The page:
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The Big City(1963-1965)
The Big City (Mahanagar), set in mid-1950s Calcutta and directed by the great Satyajit Ray, follows the personal triumphs and frustrations of Arati (Madhabi Mukherjee), who decides, despite the initial protests of her bank-clerk husband, to take a job to help support their family. With remarkable sensitivity and attention to the details of everyday working-class life, Ray gradually builds a powerful human drama that is at once a hopeful morality tale and a commentary on the identity of the contemporary Indian woman.
For more about The Big City and the The Big City Blu-ray release, see the The Big City Blu-ray Review published by Dr. Svet Atanasov on September 9, 2013 where this Blu-ray release scored 5.0 out of 5.
Director: Satyajit Ray
Writer: Satyajit Ray
Starring: Madhabi Mukherjee, Haradhan Bannerjee, Soumitra Chatterjee, Anil Chatterjee, Santi Chatterjee, Jaya Bhaduri
This Blu-ray bundle includes the following titles, see individual titles for specs and details:
The Big City Blu-ray Review
Reviewed by Dr. Svet Atanasov, September 9, 2013
Satyajit Ray's "Mahanagar" a.k.a "The Big City" (1963) and "Kapurush" a.k.a "The Coward" (1965) arrive on Blu-ray courtesy of Criterion. The supplemental features on the disc include exclusive new video interview with actress Madhabi Mukerjee; new video interview with new video interview with scholar and author Suranjan Ganguly; and a short film produced by Indian filmmaker and film historian B.D. Garga. The release also arrives with a 32-page illustrated booklet featuring Chandak Sengoopta's "A Woman's Place" and "Ray on The Big City and The Coward: An Interview by Andrew Robinson". In Bengali, with optional English subtitles for the two films. Region-A "locked".
The Big City
The beautiful Arati (Madhabi Mukherjee, The Coward) and her family have recently relocated to Calcutta. Getting used to the rhythm of life in the big city has not been easy, but Arati is thankful that the family has been able to find a small house and settle down.
Arati's husband, Subrata (Anil Chatterjee, The Cloud-Capped Star), has found a job in a local bank. But Subrata's father, Priyogopal (Haren Chatterjee), a retired teacher, does not think that his son is making enough to support the family. Subrata's mother, Sarojini (Sefalika Devi), is simply happy that her son is working.
Eventually, Subrata also realizes that the only way the family will be able to continue living in Calcutta is if Arati also gets a job. Without telling Priyogopal, he sends his wife to a local company where she is interviewed and quickly offered a job as a sales girl. But when the excited Arati shares the good news with Priyogopal the atmosphere in the house changes dramatically.
Satyajit Ray's powerful drama The Big City offers a fascinating look at two opposing life philosophies in a county in transition. In the first the role of the married Indian woman is very simple – she is expected to be a mother and housewife. She has important responsibilities in the house, but not outside of it. This is the type of role Subrata's father wants for his daughter-in-law. In the second the Indian woman can make important decisions that can have an impact on the entire family. She is still expected to support her husband, but she does not automatically accept his views; she can question and even dismiss them. This is the type of role Arati earns for herself after she is successfully hired as a sales girl by an ambitious businessman.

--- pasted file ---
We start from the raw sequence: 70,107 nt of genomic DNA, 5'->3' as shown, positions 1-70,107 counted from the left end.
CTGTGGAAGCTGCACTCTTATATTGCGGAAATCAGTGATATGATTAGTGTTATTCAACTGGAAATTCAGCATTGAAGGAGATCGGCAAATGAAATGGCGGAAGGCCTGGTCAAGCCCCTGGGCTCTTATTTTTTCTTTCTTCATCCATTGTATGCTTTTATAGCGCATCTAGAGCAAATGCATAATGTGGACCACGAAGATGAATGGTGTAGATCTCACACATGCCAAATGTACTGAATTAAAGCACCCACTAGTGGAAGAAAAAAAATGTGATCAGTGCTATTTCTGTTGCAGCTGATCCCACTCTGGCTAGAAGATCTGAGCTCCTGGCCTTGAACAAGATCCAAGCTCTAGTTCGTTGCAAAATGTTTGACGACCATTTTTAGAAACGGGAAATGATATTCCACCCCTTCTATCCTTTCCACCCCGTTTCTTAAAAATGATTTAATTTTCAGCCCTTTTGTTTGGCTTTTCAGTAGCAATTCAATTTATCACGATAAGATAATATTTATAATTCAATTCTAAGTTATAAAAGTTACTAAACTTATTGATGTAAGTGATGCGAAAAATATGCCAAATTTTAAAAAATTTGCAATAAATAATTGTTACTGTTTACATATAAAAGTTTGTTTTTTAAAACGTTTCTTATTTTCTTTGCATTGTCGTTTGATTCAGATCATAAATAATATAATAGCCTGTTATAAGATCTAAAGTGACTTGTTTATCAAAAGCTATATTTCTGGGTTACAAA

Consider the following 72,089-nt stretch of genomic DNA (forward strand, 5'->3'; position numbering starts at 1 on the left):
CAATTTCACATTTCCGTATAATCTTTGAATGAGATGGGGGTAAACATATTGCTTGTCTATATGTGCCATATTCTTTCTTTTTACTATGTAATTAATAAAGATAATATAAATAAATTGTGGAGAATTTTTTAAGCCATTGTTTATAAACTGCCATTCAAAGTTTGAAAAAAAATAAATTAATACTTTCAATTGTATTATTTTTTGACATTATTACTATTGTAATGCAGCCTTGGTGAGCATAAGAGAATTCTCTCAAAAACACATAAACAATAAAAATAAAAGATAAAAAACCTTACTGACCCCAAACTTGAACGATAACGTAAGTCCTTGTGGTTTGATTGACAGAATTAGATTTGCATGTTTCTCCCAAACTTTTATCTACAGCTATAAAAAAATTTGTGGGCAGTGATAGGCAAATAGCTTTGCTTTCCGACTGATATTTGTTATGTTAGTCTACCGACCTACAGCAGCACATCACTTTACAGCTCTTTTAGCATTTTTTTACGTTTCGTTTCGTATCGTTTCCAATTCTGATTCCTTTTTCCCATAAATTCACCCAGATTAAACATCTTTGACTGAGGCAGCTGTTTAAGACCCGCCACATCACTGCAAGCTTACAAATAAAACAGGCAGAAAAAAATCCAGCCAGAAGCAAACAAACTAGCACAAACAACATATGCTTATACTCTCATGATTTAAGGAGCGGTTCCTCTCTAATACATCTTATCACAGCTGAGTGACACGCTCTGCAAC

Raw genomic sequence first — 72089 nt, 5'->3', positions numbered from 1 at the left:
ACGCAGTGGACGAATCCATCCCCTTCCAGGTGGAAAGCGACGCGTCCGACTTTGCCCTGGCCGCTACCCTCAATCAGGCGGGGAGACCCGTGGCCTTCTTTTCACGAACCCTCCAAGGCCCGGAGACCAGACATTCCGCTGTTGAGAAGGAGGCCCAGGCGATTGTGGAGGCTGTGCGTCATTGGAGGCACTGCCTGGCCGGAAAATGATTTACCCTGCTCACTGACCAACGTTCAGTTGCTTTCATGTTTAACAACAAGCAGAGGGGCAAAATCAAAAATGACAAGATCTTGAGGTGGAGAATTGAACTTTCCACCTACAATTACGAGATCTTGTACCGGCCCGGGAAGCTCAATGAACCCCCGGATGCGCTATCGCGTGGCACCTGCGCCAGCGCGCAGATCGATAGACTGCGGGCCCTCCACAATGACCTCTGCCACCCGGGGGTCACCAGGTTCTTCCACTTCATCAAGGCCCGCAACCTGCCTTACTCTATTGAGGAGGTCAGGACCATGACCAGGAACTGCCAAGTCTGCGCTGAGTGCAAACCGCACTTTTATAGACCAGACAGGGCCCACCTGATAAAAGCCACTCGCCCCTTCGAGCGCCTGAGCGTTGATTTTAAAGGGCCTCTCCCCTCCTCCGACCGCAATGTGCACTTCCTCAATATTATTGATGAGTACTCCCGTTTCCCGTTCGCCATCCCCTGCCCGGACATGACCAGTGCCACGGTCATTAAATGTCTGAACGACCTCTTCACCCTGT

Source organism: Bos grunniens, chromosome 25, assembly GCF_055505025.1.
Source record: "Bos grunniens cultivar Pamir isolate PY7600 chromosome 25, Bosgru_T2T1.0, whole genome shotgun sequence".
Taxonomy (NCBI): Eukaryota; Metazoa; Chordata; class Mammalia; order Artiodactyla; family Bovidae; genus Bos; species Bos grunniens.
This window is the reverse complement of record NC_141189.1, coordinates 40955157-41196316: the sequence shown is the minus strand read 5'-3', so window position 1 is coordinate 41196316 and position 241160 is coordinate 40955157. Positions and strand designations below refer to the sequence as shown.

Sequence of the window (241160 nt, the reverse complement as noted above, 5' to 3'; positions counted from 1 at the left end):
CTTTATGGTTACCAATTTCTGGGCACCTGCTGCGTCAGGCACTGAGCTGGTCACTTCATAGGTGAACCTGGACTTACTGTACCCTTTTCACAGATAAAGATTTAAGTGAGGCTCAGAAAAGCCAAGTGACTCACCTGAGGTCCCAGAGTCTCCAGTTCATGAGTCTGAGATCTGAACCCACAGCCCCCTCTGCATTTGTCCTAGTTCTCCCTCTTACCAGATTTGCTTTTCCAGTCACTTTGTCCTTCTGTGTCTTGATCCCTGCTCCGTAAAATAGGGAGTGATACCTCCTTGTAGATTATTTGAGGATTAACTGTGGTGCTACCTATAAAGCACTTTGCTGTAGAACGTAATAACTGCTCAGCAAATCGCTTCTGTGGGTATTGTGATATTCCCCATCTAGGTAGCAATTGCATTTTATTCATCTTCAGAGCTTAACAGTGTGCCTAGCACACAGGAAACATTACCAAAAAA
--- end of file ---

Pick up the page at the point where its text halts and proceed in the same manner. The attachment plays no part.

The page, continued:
Ray's camera follows closely Arati as she undergoes an important character transformation and tries to serve as a mediator between her husband and his father. The dilemmas she faces as well as the clash of ideas she witnesses at work and at home are always easy to understand. Her personal views are also clearly identified.
The persistent clarity of the conflicts is arguably the film's biggest strength. Because there is no overdramatizing, Ray makes it incredibly easy to sympathize with the main characters and know exactly how they feel when they question each other. Indeed, their disappointments are the type of disappointments families all over the world have experienced.
Young screenwriter Roy (Soumitra Chatterjee, Charulata, The Golden Fortress) embarks on a research trip through the Indian countryside. When his car breaks down near a small town, a wealthy tea planter (Haradhan Bannerjee, Mahanagar) invites him to spend the night in his lavish home.
When Roy enters the tea planter's home, he is shocked to discover that his beautiful wife (Madhabi Mukherjee, Charulata, Calcutta 71) is a woman he was once madly in love with. The planter's wife also recognizes Roy but treats him as a complete stranger.
Throughout the night the planter, his wife and their guest have drinks and food. The planter does most of the talking – among other things he argues that that Bengali directors can no longer make exciting films and that the people have started ignoring important traditions. Roy casually agrees with everything his host has to say, but cannot stop thinking about his wife.
After several drinks, the planter finally falls asleep. Barely able to contain his excitement, Roy tries to talk to his wife and explain to her that even after all these years he still thinks about her. Assuming that she is unhappy with her life, he also tells her that if she gives him a second chance together they could create the family they once dreamed about. But the wife is reluctant to trust Roy.
On the following day, the planter offers to drive Roy to a nearby train station. He also invites his unusually quiet wife to accompany him. On a dusty road, they take a break, and the planter again falls asleep after a few quick drinks. Having spent the entire night thinking about the past, Roy makes a decisive move.